Saturday, September 26, 2009

A Real Cowgirl

Charly (unkygiash's jersey steer) was standing around eating so I threw Winter on his back and to my surprise, he could have cared less. Winter was pretty stoked.

Since Charly was so cool about it, we decided to try out the saddle. It was great! It got too dark to take any pictures, but we saddled him up, threw on a halter and walked Winter around the yard a bit. He is still learning to walk on a lead rope, so it was a bit of a tugging match, but he didn't seem to care much at all about the rider on his back and hey, it was his first day under the saddle. Maybe with a bit of work....

Tuesday, September 22, 2009

"Socks" the Bull

I figure with coloration like this little guy has, you can't help but call him "socks" right? Or am I wrong? If you have a better (more bullish) name suggestion, let it be known ASAP.

Aspiration: Cattleman

This may be no secret, but I have long aspired to be a cattleman. As of just a few moments ago, I hit a milestone...
On my way into town, I noticed a tiny brown/white speck in the field. I drove the truck over, and sure enough, it is our first calf! It looks to be a little bull.

Monday, September 21, 2009

Puttin' up hay for the winter

I found a decent deal for hay today (less than $2/bale) and it was in Leonard! It actually turned out to be pretty decent hay that was baled pretty good. (usually $2/bale hay is loosely baled weeds) Anyway, I bought $65-worth which was enough to fill up the truck pretty good. We probably could have stacked another 10-15 on there without too much trouble, but I only had $65 in cash and what's the point in loading it till you are afraid to go around a corner?

The kids came with (of course) and had a blast running around the guys farm and playing with his kids. Before we left home on this trip, they got a lecture on:
1. Go to the bathroom before leaving home so you don't have to do it at their house
2. No asking/begging for snacks/food
Unfortunately, that lecture was both well needed and even more unfortunately, unheeded. Instead of coming home to the ice cream dessert we had planned, the kids got to come home and go straight to bed. They broke both rules (in style, I might add)
Maybe having to return the chips they were given and losing ice cream privileges on top of that will teach them a lesson, but sadly, I imagine we'll be contending with more of the same the very next time. Man, I can't take these kids anywhere!

Saturday, September 12, 2009

The haps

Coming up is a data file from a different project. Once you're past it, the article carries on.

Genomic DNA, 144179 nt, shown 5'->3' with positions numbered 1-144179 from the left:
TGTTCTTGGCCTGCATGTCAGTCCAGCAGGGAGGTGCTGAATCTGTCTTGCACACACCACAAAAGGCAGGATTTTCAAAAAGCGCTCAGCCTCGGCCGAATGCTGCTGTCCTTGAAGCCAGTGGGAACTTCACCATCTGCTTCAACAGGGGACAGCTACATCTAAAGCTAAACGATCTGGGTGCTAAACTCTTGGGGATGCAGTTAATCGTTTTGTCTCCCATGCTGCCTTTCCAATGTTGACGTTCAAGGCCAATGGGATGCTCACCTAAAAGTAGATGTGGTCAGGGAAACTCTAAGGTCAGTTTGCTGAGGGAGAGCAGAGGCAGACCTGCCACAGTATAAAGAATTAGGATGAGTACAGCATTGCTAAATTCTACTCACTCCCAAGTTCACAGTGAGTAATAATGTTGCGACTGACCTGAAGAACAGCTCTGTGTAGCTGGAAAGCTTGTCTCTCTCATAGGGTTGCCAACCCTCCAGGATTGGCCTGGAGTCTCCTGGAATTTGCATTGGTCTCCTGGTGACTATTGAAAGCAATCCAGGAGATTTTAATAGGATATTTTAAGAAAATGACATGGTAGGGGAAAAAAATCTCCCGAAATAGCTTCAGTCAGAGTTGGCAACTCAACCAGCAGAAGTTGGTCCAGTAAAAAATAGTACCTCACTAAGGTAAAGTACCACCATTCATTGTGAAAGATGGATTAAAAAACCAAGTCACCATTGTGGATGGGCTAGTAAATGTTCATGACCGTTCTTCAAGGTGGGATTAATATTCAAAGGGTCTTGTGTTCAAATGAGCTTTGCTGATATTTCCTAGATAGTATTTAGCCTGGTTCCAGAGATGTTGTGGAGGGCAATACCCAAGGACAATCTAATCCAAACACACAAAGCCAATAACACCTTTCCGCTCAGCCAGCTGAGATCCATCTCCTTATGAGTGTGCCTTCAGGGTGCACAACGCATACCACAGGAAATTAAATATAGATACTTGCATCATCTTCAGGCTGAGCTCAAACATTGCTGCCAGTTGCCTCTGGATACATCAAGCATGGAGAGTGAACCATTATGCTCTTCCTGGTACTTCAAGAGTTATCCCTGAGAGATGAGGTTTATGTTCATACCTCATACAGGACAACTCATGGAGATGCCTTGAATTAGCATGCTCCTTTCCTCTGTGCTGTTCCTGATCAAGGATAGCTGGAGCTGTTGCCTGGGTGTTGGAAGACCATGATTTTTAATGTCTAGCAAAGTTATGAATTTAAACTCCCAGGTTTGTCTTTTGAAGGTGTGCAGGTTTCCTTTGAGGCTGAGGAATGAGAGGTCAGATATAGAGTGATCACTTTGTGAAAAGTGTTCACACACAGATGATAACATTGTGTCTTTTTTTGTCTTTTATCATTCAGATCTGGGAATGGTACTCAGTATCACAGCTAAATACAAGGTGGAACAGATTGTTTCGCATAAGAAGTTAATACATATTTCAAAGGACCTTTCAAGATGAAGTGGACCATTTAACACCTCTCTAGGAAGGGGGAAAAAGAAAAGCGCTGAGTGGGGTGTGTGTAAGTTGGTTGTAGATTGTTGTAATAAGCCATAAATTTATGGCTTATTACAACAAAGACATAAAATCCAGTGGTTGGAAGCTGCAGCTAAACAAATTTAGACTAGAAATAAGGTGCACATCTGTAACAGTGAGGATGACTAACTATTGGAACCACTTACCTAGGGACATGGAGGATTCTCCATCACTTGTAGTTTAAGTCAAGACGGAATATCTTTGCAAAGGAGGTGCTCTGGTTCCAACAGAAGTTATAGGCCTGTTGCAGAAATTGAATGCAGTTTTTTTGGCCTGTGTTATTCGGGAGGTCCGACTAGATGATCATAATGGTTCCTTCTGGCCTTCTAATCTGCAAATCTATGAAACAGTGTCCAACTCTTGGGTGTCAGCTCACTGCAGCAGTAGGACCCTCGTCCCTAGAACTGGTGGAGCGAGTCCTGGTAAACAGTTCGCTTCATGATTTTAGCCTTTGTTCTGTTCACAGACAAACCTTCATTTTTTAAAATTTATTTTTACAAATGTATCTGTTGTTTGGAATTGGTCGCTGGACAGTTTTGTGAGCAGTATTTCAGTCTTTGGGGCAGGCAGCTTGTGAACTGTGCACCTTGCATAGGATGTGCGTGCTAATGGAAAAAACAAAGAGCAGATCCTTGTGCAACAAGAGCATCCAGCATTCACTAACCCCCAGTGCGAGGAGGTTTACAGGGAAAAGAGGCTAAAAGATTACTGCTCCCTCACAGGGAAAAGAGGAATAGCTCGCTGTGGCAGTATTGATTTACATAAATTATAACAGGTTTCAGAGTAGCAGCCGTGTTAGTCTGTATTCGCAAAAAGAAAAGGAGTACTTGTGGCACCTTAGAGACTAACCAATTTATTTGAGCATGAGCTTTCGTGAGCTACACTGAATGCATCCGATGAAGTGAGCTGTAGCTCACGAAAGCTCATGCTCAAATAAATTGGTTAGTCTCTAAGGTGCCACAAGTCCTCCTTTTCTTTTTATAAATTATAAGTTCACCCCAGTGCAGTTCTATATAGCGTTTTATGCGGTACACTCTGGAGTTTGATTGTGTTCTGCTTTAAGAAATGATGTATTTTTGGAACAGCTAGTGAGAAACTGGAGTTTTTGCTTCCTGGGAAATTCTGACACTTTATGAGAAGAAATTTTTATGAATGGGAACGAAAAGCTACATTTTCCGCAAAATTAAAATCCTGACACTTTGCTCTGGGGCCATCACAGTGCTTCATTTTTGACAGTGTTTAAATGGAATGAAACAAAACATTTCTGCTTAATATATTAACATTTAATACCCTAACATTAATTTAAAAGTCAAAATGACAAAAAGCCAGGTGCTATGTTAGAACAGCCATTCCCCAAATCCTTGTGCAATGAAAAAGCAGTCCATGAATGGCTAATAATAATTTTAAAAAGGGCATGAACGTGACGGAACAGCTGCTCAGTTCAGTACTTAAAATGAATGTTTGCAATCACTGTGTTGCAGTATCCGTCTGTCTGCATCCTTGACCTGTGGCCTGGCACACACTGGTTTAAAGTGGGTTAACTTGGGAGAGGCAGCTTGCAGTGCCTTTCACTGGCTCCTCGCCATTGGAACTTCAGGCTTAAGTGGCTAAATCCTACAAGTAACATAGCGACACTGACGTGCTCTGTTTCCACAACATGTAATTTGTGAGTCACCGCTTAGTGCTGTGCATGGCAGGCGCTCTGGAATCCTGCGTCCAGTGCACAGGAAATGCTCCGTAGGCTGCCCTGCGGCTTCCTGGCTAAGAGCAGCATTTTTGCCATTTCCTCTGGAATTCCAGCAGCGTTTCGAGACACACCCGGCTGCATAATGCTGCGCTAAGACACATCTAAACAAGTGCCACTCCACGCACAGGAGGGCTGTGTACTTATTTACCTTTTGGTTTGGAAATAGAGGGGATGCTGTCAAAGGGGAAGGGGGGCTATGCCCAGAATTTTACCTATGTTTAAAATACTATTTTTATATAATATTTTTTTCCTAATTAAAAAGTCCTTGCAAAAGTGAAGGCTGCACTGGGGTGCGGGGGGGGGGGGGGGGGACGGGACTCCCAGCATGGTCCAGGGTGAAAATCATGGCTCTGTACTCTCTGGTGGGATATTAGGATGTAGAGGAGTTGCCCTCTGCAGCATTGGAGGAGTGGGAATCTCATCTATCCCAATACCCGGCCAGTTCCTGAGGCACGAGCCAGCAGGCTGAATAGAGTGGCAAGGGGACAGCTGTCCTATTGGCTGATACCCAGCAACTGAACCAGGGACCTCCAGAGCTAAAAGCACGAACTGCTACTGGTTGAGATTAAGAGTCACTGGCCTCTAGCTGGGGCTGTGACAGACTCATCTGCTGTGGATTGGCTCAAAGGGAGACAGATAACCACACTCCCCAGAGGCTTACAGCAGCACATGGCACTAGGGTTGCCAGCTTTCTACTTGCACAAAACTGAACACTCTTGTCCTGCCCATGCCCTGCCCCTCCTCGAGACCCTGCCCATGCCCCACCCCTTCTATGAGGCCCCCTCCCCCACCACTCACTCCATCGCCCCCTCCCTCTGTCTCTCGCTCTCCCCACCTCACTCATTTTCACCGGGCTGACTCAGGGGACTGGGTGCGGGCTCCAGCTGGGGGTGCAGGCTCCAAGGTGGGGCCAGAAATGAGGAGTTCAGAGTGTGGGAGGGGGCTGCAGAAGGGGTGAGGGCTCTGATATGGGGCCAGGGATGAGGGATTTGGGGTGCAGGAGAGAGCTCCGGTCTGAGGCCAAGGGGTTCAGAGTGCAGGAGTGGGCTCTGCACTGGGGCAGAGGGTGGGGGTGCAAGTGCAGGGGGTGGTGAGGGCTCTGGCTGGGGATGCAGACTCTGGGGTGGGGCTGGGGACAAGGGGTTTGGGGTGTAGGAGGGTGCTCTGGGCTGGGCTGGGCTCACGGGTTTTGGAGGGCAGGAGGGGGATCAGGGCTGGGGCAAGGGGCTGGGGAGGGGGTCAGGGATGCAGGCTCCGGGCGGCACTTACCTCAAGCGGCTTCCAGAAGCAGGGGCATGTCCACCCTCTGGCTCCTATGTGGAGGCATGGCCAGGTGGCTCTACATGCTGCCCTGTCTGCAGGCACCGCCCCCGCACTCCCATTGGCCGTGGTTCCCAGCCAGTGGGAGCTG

Where I spent the vast majority of my day:What is this all about? It's top secret - to be revealed at a later date...

Friday, September 11, 2009

Acorn Pancakes

Sterling brought a big acorn home from school today and somehow we got on the topic of eating it...which led to a Google search on whether or not they are edible or not...which led to gathering additional acorns from the front yard for pancakes.

It didn't take long to gather up this small mess of acorns (fresh off the low-hanging branches of the tree!)

We then cracked and schucked them, and then ran them through our manual garlic press. After running water over them for some time without getting rid of the bitter tannin taste, we relented and ran them through the blender after all. I was horrified when it looked like ALL the acorn was running out through our dishrag sieve, but when all was said and done, it left a very fine "meal" in the dishrag and this quantity of acorns yeilded just over the 1/2 cup called for in the recipe. Not wanting to waste it, we went ahead and used them all anyway.

It was a little disconcerting that the quantity of acorn meal was matched by a similar quantity of plain-jane flour, and then again by another equal measure of corn meal, but we went ahead with the recipe as planned. In retrospect, based on the time we spent preparing the acorns, I am glad we were able to cop out and only use a 1/3 ration of acorns. I should also mention that this recipe made us a total of only 7.5 pancakes. You will certainly want to double it for a family meal, but it was just right for the three of us (Jessica and Ginger are taking care of G-Gma tonight.)

The result was a success - heavy, filling, and delicious - just the way we like em.

Here's the recipe we followed:

ACORN PANCAKES from Sharon Hendricks
Break an egg into a bowl. Add:
1 teaspoon salad oil
1 teaspoon of honey or sugar
1/2 cup of ground and leached acorns
1/2 cup of corn meal
1/2 cup of whole wheat or white flour
2 teaspoons of double action baking powder
1/2 teaspoon of salt
1/2 cup of milk
Beat all together. If the batter is too thick to pour, thin it with milk. Pour pancakes into a hot, greased griddle and cook slowly until brown on both sides.
Serve with butter and syrup or wild blackberry jam. Delicious!!